In the first chapter, he shows how the George W. Bush administration went from nothing to everything, how 9/11 “called” Bush to lead a crusade and to give his presidency drive, and perhaps most importantly how the country came to be transformed into a “homeland.” Next, Engelhardt considers how to garrison a planet: “Imagine the hubris involved in the idea of being ‘global policemen’ or ‘sheriff’ and marching into a Dodge City that was nothing less than Planet Earth itself.” American bureaucrats, diplomats, and army engineers swarmed the globe, remaking a post-Cold War world into post-post-Cold War one. “Naturally, with a whole passel of bad guys out there, a ‘global swamp’ to be ‘drained,’ we armed ourselves to kill, not stun.”

The American Way of War is brimming with insights. Engelhardt develops the fascinating argument that the history of the past 11 decades is the history of the airplane and our use of it for war, from the Sopwith Camel to the drone piloted remotely out of Las Vegas. In rather Chomsky-like (or perhaps Orwellian) fashion, one of Engelhardt’s later chapters explores the perversion of words in the English language to make the idea of war more palatable for the public and keep perpetual conflict “hidden in plain sight.” Engelhardt claims the Bush administration redefined patriotism and American identity, polarizing the country. Anyone who challenged the war, the Bush line went, must either be a “wuss” or a traitor.

In great detail, the author shows the continuity of thought from Clinton to Obama, revealing, not surprisingly, that the current president controls, possesses, and wields the greatest amount of power—in terms of military, real estate, and budget—anywhere or anytime. Never did Obama plan to follow through with his peace promises made during the 2008 campaign.

Too often, Engelhardt sagaciously concludes, Americans spend their time in a future that cannot possibly be known, imagining their country’s role as savior and messiah. But Engelhardt notes that only the past can reveal our true selves. “Not even Americans can occupy the future,” he writes. “It belongs to no one.”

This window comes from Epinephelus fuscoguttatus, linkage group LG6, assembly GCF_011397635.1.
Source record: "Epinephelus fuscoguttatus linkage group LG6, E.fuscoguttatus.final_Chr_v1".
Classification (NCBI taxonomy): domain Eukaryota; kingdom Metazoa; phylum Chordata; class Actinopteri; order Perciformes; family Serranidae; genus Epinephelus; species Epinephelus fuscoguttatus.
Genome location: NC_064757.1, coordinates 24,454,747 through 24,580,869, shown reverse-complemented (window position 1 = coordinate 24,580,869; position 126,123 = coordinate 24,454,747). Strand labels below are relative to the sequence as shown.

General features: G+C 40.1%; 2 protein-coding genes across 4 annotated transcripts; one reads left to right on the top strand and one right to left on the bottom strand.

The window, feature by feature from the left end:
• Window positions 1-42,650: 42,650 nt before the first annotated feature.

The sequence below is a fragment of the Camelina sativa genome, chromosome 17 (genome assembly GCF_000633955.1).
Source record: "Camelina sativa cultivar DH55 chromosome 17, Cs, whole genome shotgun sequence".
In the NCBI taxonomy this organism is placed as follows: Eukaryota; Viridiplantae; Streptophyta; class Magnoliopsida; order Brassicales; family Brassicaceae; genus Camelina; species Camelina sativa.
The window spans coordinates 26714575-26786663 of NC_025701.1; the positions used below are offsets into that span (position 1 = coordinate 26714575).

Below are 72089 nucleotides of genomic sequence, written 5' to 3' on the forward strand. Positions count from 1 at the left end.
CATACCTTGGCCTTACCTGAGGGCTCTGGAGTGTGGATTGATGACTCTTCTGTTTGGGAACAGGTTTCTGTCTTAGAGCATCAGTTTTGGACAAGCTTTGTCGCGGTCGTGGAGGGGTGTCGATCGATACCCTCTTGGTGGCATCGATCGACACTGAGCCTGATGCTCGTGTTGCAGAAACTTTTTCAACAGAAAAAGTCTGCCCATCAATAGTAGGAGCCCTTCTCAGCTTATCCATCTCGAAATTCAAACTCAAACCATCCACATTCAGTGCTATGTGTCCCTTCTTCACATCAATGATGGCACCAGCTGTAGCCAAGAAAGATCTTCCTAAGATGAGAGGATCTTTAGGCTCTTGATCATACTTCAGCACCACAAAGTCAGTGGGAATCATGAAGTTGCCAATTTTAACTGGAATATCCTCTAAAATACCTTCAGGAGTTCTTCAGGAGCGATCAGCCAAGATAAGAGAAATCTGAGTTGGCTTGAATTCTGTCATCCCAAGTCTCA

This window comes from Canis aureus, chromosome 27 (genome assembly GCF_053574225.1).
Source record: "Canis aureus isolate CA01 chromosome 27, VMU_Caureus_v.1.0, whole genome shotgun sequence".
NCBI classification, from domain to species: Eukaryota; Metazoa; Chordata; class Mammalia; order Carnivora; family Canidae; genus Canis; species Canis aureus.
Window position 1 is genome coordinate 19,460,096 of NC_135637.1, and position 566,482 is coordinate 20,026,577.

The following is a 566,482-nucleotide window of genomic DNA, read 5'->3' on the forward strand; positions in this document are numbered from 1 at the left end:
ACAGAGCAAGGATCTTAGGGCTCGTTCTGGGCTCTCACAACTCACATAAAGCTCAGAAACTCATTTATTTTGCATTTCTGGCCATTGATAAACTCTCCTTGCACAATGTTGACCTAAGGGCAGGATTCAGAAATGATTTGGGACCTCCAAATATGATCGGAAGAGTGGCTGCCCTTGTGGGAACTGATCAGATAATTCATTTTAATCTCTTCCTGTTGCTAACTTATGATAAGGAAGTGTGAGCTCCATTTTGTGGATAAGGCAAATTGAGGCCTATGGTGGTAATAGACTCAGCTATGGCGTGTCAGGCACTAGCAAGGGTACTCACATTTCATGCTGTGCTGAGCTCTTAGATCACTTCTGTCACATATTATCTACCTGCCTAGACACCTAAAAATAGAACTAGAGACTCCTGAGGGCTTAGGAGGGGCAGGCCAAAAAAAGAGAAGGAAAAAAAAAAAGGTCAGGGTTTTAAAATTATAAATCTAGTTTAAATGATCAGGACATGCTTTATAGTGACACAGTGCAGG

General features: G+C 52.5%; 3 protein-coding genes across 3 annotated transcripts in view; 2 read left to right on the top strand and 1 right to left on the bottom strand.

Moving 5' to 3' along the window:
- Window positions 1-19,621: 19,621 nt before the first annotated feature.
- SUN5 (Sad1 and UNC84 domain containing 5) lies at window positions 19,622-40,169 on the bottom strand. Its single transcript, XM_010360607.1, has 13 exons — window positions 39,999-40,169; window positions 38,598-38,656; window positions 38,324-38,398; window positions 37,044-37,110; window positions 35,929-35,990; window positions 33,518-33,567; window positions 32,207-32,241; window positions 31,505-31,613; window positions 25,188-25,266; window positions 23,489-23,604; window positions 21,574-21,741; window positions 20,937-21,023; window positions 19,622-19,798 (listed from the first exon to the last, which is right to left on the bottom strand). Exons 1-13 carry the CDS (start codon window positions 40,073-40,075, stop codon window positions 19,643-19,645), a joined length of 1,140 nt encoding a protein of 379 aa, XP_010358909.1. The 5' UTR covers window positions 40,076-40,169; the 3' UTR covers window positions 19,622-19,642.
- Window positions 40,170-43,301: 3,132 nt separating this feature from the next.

Not even to the bastards.

Brad Birzer is the Russell Amos Kirk Chair in American Studies and Professor of History at Hillsdale College. He is the author, most recently, of American Cicero: The Life of Charles Carroll.

The American Conservative relies upon readers like you to make articles like this one possible. Please make a tax-deductible donation [2] today–and enjoy TAC for another new year.

While supplies last, our most generous donors may request a signed copy [3] of Bill Kauffman’s Ain’t My America: The Long, Noble History of Antiwar Conservatism and Middle-American Anti-Imperialism.

31 Comments (Open | Close)

31 Comments To "Evil Empire"

#1 Comment By david Peterson On December 14, 2010 @ 8:45 pm

According to Saint Paul, Suffering leads to Endurance, which leads to Courage which leads to HOPE. It looks like Americans are now experiencing a good strong dose of the first. Now, all we really need are the other three.

Merry Christmas to all, Happy 2011

#2 Pingback By Tweets that mention The American Conservative » Evil Empire — Topsy.com On December 15, 2010 @ 10:13 am

[…] This post was mentioned on Twitter by AmericanConservative and Bradley J. Birzer, Marty Browne. Marty Browne said: RT @amconmag: Brad Birzer reviews Tom Engelhardt's "The American Way of War" | [4] […]

#3 Comment By Bill R. On December 15, 2010 @ 11:25 am

Q: Is there any point to this diatribe ?
A: No
Q: Has the US downscaled its military presence abroad in the past twenty years ?
A: Yes it has.
Q; Do the paleoncons have any other strategic goal than to throw Israel under the bus and to appease the bad guys in Eurasia ?